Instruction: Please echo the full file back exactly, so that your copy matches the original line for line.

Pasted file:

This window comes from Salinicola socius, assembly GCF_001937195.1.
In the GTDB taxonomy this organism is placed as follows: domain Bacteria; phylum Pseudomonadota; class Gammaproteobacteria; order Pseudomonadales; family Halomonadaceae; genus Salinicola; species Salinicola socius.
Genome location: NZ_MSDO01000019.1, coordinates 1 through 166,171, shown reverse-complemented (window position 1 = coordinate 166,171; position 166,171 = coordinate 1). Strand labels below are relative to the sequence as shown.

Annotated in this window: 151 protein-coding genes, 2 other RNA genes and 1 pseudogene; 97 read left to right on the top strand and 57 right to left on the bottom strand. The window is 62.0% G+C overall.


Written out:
This window comes from Salinicola socius, assembly GCF_001937195.1.
In the GTDB taxonomy this organism is placed as follows: domain Bacteria; phylum Pseudomonadota; class Gammaproteobacteria; order Pseudomonadales; family Halomonadaceae; genus Salinicola; species Salinicola socius.
Genome location: NZ_MSDO01000019.1, coordinates 1 through 166,171, shown reverse-complemented (window position 1 = coordinate 166,171; position 166,171 = coordinate 1). Strand labels below are relative to the sequence as shown.

Annotated in this window: 151 protein-coding genes, 2 other RNA genes and 1 pseudogene; 97 read left to right on the top strand and 57 right to left on the bottom strand. The window is 62.0% G+C overall.